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Francis Jackson Garrison, William Lloyd Garrison, 1805-1879; the story of his life told by his children: volume 3 2 0 Browse Search
Thomas Wentworth Higginson, Henry Walcott Boynton, Reader's History of American Literature 2 0 Browse Search
Wendell Phillips, Theodore C. Pease, Speeches, Lectures and Letters of Wendell Phillips: Volume 1 2 0 Browse Search
Harper's Encyclopedia of United States History (ed. Benson Lossing) 2 0 Browse Search
The Daily Dispatch: January 24, 1861., [Electronic resource] 2 0 Browse Search
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Browsing named entities in George Ticknor, Life, letters and journals of George Ticknor (ed. George Hillard). You can also browse the collection for William H. Prescott or search for William H. Prescott in all documents.

Your search returned 81 results in 14 document sections:

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George Ticknor, Life, letters and journals of George Ticknor (ed. George Hillard), Chapter 18: (search)
im about the Library. Then I went to Stirling's, and worked in his library two or three hours, till I was obliged to go and make some calls, after which . . . . I came home and rested till it was time to go to dinner at the Lyells', where I had an uncommonly good time with the Heads, and a small party consisting of the Pertzes and two or three others. Ellen and Twisleton were engaged elsewhere, for which I was sorry, for Sir Edmund was in great feather, and very amusing. . . . . To W. H. Prescott. London, July 13, 1857. dear William,—I must write to you in this hurry-skurry of a London season, if it be only to thank you and dear Susan for your great kindness to our darling Lizzie. It is mentioned in all our letters from home, and sinks into all our hearts. . . . . I am very busy. I have nearly got through with everything I wish to discuss with Mr. Bates, who continues to entertain most generous purposes towards the Library; and I have done a good deal of work in the Brit
George Ticknor, Life, letters and journals of George Ticknor (ed. George Hillard), Chapter 20: (search)
t ago, the fragment of which is now before me, and would have crossed yours on the Atlantic if it had been finished; but Prescott's illness came the next day, and drove everything else out of my mind for a time. Anna wrote you about the first attackhing positive, I wish you joy of your ingenuity. I cannot. Your friends here, I think, are all well and doing well. Prescott told me yesterday that he had received letters from you and Mr. Adderley. I have seen him lately almost every day. He iago. But he does not yet feel himself equal to severe work, and has not undertaken any. In this I think he is wise. Mr. Prescott died nine days after this was written. The whole of this subject is reserved for a later chapter. Savage, who is nding three or four days with us, went to New York this morning. The two Annas and Lizzie send love. So do I. So do Prescott and Hillard, to whom I gave your messages, and so does Savage, to whom you sent none. Always yours, Geo. Ticknor.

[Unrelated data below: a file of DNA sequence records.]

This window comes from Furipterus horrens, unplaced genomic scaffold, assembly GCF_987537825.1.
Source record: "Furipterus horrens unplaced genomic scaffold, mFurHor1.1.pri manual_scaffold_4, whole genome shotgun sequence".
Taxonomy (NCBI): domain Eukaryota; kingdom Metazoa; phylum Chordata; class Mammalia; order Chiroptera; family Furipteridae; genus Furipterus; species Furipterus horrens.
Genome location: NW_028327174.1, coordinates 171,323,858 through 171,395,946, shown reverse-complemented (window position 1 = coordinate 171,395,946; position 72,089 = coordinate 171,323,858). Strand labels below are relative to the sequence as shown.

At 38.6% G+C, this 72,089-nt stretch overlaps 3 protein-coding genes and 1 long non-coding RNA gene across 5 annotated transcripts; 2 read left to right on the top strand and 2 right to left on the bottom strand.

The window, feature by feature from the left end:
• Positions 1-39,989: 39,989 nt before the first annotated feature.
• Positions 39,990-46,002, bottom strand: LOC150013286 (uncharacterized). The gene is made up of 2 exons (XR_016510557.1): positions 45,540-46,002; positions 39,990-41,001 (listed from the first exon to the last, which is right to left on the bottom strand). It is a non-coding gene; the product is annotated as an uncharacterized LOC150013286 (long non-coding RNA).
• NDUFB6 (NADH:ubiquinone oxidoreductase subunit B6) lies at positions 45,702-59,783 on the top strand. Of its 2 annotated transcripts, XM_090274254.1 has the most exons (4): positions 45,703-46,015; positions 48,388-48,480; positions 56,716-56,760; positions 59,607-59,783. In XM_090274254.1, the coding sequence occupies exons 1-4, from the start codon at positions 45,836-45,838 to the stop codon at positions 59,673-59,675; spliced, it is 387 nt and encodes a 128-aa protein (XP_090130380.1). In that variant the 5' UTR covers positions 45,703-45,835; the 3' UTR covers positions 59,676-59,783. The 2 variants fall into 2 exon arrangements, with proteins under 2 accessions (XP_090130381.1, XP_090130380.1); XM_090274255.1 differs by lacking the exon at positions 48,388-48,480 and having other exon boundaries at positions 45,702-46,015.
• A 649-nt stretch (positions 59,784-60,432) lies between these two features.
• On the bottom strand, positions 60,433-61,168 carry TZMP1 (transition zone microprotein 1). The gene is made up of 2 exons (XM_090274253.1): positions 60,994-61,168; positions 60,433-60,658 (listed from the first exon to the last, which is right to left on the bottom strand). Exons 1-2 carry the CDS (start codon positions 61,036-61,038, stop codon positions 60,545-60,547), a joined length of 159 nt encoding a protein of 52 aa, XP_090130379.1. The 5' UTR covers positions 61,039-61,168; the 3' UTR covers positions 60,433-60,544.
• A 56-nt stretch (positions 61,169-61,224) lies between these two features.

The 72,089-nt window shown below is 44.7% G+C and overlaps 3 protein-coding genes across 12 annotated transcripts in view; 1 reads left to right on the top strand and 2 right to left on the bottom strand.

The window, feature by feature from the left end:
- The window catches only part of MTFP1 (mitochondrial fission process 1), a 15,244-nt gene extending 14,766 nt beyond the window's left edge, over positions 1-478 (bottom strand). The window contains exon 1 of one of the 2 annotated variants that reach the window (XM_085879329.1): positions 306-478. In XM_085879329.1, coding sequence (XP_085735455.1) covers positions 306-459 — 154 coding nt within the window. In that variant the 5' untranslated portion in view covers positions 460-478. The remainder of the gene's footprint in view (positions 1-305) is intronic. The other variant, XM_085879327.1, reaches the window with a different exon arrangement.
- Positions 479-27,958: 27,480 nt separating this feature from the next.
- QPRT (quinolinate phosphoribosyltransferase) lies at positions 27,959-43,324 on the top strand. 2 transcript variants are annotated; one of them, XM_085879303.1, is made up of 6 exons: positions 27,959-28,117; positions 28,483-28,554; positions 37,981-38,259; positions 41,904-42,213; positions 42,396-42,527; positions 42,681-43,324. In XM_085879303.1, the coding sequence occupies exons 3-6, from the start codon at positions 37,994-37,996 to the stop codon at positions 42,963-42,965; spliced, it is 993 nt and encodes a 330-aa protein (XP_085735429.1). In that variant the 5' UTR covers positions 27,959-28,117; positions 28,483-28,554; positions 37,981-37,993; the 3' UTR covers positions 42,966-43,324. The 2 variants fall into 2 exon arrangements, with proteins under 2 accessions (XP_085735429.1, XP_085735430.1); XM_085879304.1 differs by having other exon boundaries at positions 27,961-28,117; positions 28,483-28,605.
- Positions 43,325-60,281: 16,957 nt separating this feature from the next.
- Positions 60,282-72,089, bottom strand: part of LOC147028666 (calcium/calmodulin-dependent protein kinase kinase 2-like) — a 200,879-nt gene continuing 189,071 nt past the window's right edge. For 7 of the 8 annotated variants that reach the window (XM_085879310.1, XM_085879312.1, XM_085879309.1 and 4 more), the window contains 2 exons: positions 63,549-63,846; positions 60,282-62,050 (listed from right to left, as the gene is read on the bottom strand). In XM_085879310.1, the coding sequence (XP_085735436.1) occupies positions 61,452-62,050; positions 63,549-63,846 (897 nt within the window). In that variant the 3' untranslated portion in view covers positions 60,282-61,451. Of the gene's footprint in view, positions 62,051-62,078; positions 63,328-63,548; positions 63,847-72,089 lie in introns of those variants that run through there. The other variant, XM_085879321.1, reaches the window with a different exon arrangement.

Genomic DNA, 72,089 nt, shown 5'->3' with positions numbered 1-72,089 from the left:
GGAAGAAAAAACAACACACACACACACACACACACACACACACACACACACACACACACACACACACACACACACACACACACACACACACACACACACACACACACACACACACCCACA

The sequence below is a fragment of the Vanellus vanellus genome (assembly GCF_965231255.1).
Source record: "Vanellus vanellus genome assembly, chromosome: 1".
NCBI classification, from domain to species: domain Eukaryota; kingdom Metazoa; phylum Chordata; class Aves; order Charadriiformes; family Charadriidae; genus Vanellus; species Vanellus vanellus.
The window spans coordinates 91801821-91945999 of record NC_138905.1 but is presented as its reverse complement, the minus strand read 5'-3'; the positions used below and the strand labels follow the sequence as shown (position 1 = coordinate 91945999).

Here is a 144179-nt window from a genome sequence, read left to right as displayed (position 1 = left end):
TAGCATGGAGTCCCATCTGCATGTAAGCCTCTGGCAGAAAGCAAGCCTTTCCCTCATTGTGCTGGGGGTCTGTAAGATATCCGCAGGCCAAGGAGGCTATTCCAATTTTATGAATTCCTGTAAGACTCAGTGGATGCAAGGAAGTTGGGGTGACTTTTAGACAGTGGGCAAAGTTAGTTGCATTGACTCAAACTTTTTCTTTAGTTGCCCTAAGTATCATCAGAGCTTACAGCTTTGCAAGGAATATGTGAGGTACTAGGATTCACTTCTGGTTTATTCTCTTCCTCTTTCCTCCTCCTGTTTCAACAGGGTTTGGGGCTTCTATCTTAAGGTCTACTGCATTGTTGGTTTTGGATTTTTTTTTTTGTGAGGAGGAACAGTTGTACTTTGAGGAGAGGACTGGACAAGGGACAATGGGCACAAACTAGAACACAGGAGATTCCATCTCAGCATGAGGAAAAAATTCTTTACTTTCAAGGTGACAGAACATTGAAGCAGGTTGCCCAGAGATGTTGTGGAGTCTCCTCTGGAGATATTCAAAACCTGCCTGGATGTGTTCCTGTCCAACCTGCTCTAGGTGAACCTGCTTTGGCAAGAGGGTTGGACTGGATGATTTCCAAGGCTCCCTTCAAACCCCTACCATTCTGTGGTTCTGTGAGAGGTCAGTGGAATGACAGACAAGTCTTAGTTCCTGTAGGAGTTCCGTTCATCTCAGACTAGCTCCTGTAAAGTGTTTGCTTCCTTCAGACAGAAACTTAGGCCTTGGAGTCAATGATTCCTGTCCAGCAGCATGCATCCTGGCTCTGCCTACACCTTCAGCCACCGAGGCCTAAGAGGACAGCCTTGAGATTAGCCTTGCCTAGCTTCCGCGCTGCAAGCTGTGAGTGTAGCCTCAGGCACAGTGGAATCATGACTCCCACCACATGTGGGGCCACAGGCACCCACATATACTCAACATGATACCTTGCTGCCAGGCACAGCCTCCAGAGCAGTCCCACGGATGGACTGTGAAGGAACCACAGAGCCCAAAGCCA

George Ticknor, Life, letters and journals of George Ticknor (ed. George Hillard), Chapter 22: (search)
prived him of the delightful companionship of Prescott. Such constant affection as had united them a further source of comfort. Very soon Mrs. Prescott and her children asked him to prepare a Me usually ended at the Public Library or at Mrs. Prescott's. In his Sunday afternoon walks he was foweek I intend to send you some photographs of Prescott, and ask you and Lady Lyell to see that they first handsome quartd edition of the Life of Prescott appeared, and was seized with avidity by the to the world as one who had won the regard of Prescott. . . . . Pray give my very kindest regards the perils of an adventurer. Well as I knew Prescott, you have raised my conception of his fortitu part so well, that, in raising a monument to Prescott, you have constructed an imperishable one foring, had each a nature so pure and generous. Prescott's example as a man will have an influence, tho tell you that your letter about the Life of Prescott gave me great pleasure. I hope that you knew[24 more...]
George Ticknor, Life, letters and journals of George Ticknor (ed. George Hillard), chapter 30 (search)
I. 314. Prescott, Judge W., I. 12, 13, 316, 337, 339, 340, 345, 355 and note, 356, 359, 360, 361, 371, 383, 391, II. 207 note. Prescott, Life of, II. 437-440, 444, 449-456. Prescott, Mrs. W., I. 317 and note, 345, II. 207 note. Prescott, Mrs. W. H., II. 322, 324, 350, 354, 436, 437, 439, 444. Prescott, W. H., I. 316 and note, 317 and note, 391, II. 189, 190, 191, 196, 207 note, 251, 255 and note, 256 note, 258, 259 note, 260, 264, 269 note, 272, 275, 291, 293, 407, 419, 420; goes Prescott, W. H., I. 316 and note, 317 and note, 391, II. 189, 190, 191, 196, 207 note, 251, 255 and note, 256 note, 258, 259 note, 260, 264, 269 note, 272, 275, 291, 293, 407, 419, 420; goes to Washington with G. T., I. 380, 381; letters to, 341, 346, 349, 386, 479, II. 141, 142, 209, 322, 338, 342, 349, 354, 366; letter from, 252; death of, 419 note, 436. Preston, Mr. and Mrs., II. 391. Preston, W. C., of South Carolina, I. 278 note, 298. Prevost, Professor, I. 155, II. 37. Prichard, Dr., I. 422. Primary Schools of Boston, . 2 and note, 336. Prossedi, Princess, I. 182, 194 note. See Gabrielli. Provencal studies, I. 252, II. 487. Prussia, Frederic William III.
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